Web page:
Police in Tiffin, Ohio, are reportedly drafting up paperwork that may allow the public limited access to their shooting range, thanks to the efforts of Circleville native who called out authorities for allegedly giving preferential treatment to certain concealed carry instructors.
Aaron Mahan, owner of Ohio Concealed Carry Institute in Columbus, saw the Tiffin Police Department’s facilities as the perfect location to teach his CCW classes.
“I was looking at expanding my business north and I thought what a better place than the local police station,” Mahan told the Advertiser-Tribune.
Back in April, Mahan reached out to Mayor Aaron Montz and inquired about using the range located in the basement of the municipal building for commercial purposes.
Citing liability issues, Mayor Montz denied Mahan access to the range.
Mahan cried foul, believing that the city was granting special permission to certain, connected individuals. Mahan knew of other concealed carry instructors who had used the range before to teach the state’s 12-hour mandatory training course.
“If the city allows other instructors to use the facility it should open a contract for bidding,” Mahan said.
Turned out, Mahan was correct. There were other CCW instructors who had used the PD’s facilities in the past.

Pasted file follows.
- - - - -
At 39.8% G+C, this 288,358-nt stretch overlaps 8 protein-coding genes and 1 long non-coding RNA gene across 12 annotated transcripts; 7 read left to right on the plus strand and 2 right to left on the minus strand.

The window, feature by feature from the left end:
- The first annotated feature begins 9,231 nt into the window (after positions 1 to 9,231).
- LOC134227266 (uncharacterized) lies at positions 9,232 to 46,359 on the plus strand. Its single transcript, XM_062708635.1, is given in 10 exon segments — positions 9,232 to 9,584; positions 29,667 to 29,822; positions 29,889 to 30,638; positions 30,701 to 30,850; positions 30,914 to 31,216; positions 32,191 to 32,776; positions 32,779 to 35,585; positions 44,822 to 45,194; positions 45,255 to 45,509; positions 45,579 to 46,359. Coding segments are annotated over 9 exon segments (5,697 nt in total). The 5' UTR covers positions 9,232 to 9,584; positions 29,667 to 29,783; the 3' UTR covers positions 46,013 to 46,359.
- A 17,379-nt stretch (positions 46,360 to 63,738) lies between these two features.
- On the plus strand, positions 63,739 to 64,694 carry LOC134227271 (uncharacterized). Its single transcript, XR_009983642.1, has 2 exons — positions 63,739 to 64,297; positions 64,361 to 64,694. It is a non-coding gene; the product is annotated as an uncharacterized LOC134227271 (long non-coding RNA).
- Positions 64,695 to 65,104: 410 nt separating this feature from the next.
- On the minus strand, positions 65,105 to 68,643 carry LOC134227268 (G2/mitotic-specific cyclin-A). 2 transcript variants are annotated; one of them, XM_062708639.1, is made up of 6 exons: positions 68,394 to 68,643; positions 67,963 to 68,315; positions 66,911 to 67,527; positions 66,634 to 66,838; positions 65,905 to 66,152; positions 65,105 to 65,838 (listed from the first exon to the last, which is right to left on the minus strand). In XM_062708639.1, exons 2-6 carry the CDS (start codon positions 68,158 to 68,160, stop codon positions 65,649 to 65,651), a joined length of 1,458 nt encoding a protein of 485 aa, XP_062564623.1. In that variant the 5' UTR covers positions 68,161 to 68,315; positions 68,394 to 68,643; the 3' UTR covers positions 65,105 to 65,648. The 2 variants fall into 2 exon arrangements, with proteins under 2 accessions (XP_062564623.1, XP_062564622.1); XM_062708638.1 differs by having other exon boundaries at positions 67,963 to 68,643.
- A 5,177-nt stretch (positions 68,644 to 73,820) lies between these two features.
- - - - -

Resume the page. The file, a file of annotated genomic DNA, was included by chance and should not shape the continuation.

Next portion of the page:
“I’ve taught this class since the (concealed carry) law passed in 2004,” Seneca County Deputy and certified CCW instructor Craig Robbins told the Advertiser-Tribune. “I usually offer the class once a year at Izaak Walton. This April I used the city’s shooting range because of the weather.”
NRA certified instructor and Tiffin Attorney Dean Henry has also used the range before.
“I approached Chief [David] LaGrange four years ago and was given permission to use the city’s shooting range,” Henry admitted to the A-T.
Henry added that along with police officers and select CCW instructors, city facilities have been open to members of a private club – the Tiffin-Seneca Izaak Walton League of America – for the last 10 years.
Mahan, aware of this fact, lamented the special arrangement.
“Public institutions should not allow for unfair competition and exclude instructors because they are not part of a club,” Mahan said.
In the wake of Mahan’s protestations, Henry said the city is now reviewing the documents between Izaak Walton and the police department.
“I am in the process of redrafting documents so it doesn’t look like Izaak Walton is some sort of boy’s club,” Henry said.
Mayor Montz explained that the reason the city has an arrangement with Izaak Walton is because in exchange for allowing members to use the city’s indoor range, police use an outdoor range located on Izzak Walton property for training.
According to the Mayor, it saves money and resources.
Nevertheless, it appears city leaders have relented to Mahan’s wishes. Lt. Police Chief Michelle Craig is currently looking into expanding the city’s liability insurance to cover the facility for public use.
What do you think? Should the Tiffin Police Department open its doors to all CCW instructors? What about to the general public?